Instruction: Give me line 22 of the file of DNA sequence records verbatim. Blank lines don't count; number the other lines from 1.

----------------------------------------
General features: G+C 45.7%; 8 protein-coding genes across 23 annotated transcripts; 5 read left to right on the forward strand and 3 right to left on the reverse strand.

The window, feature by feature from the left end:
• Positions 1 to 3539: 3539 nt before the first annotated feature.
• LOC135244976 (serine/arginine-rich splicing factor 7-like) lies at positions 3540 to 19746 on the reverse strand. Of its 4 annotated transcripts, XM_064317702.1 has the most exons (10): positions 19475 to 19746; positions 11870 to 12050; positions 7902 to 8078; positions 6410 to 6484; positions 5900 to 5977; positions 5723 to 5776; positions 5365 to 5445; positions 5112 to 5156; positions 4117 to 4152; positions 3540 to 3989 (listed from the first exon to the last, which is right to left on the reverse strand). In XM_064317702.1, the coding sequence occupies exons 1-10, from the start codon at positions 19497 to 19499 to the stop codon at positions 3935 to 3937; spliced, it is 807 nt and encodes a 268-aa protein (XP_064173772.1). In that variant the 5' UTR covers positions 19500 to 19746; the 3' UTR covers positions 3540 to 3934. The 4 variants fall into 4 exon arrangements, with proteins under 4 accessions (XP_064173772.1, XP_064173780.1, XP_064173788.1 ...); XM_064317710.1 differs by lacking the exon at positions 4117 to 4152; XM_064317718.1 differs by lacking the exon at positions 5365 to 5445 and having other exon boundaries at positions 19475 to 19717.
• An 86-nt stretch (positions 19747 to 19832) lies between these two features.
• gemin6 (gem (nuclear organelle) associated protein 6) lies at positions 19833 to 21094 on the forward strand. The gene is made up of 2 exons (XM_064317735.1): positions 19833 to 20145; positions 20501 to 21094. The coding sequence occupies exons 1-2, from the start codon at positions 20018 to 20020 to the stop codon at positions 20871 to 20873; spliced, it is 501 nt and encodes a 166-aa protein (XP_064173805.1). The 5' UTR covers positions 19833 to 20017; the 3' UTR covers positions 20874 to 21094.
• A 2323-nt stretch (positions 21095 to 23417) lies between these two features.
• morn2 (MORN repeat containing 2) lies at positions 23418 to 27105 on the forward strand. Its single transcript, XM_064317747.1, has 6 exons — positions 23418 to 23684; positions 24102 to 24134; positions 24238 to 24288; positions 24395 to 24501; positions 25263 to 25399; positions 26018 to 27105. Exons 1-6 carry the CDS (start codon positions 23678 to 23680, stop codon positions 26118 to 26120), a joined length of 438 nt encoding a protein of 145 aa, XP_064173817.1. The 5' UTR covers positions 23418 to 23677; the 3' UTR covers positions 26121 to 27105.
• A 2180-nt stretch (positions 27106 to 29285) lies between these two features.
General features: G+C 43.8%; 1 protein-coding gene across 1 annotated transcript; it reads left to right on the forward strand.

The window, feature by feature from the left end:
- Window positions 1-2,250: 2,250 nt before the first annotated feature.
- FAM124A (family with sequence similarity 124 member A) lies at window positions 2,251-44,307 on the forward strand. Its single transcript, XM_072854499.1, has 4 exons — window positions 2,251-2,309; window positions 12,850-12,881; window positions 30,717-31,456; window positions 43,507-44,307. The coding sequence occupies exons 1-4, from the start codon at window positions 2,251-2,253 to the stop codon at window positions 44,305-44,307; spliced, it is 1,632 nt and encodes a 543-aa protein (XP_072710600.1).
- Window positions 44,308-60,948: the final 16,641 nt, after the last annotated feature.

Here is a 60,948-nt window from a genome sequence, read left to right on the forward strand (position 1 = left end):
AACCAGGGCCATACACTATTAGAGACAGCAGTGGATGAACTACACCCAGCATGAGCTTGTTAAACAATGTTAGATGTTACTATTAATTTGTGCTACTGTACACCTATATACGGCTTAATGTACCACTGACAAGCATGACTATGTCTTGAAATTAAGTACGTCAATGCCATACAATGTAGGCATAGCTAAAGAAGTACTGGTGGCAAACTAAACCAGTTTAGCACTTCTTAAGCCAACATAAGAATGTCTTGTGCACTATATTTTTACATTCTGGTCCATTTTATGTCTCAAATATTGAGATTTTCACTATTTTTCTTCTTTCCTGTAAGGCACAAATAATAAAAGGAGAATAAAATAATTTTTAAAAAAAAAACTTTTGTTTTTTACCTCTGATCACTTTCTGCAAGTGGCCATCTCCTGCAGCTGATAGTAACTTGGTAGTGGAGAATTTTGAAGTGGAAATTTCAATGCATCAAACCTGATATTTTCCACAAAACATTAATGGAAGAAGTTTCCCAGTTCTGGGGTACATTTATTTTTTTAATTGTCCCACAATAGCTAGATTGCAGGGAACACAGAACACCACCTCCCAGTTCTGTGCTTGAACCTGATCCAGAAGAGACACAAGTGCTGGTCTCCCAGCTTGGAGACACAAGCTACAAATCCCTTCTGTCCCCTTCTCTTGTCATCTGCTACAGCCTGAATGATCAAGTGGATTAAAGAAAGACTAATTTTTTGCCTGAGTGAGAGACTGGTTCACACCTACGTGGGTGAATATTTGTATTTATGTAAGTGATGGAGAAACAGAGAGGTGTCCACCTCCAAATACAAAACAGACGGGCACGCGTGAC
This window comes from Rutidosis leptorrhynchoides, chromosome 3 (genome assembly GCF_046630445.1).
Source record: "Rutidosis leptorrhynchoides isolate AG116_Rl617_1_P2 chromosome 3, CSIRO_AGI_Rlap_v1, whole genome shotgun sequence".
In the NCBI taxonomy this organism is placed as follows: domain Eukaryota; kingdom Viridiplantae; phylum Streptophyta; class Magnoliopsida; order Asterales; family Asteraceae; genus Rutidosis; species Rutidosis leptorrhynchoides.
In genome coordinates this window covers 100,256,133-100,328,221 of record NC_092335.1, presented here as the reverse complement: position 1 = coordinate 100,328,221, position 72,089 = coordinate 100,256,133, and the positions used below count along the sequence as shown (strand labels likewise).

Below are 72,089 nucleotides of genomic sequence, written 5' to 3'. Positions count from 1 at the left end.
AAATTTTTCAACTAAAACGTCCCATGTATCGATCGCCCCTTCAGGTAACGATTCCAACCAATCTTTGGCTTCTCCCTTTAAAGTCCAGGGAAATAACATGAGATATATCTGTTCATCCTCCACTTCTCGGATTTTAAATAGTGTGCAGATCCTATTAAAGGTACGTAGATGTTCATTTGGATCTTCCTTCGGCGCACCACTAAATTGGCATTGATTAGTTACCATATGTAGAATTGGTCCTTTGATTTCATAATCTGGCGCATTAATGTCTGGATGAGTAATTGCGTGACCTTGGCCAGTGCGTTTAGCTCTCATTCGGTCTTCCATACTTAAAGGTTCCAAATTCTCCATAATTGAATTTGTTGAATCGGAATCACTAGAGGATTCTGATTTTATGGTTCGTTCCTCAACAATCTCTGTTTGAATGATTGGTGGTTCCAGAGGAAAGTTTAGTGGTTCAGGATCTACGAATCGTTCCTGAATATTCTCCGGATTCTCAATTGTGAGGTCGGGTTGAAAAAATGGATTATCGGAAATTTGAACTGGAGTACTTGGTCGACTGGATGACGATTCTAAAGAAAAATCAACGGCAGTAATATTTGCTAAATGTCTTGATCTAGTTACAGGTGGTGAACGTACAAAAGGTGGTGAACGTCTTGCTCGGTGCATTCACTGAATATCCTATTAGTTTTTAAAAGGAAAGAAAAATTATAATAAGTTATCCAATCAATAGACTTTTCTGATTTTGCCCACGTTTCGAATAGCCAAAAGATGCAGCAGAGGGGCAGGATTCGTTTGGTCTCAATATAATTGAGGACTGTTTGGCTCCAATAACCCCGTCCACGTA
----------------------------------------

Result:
AAATTTTTCAACTAAAACGTCCCATGTATCGATCGCCCCTTCAGGTAACGATTCCAACCAATCTTTGGCTTCTCCCTTTAAAGTCCAGGGAAATAACATGAGATATATCTGTTCATCCTCCACTTCTCGGATTTTAAATAGTGTGCAGATCCTATTAAAGGTACGTAGATGTTCATTTGGATCTTCCTTCGGCGCACCACTAAATTGGCATTGATTAGTTACCATATGTAGAATTGGTCCTTTGATTTCATAATCTGGCGCATTAATGTCTGGATGAGTAATTGCGTGACCTTGGCCAGTGCGTTTAGCTCTCATTCGGTCTTCCATACTTAAAGGTTCCAAATTCTCCATAATTGAATTTGTTGAATCGGAATCACTAGAGGATTCTGATTTTATGGTTCGTTCCTCAACAATCTCTGTTTGAATGATTGGTGGTTCCAGAGGAAAGTTTAGTGGTTCAGGATCTACGAATCGTTCCTGAATATTCTCCGGATTCTCAATTGTGAGGTCGGGTTGAAAAAATGGATTATCGGAAATTTGAACTGGAGTACTTGGTCGACTGGATGACGATTCTAAAGAAAAATCAACGGCAGTAATATTTGCTAAATGTCTTGATCTAGTTACAGGTGGTGAACGTACAAAAGGTGGTGAACGTCTTGCTCGGTGCATTCACTGAATATCCTATTAGTTTTTAAAAGGAAAGAAAAATTATAATAAGTTATCCAATCAATAGACTTTTCTGATTTTGCCCACGTTTCGAATAGCCAAAAGATGCAGCAGAGGGGCAGGATTCGTTTGGTCTCAATATAATTGAGGACTGTTTGGCTCCAATAACCCCGTCCACGTA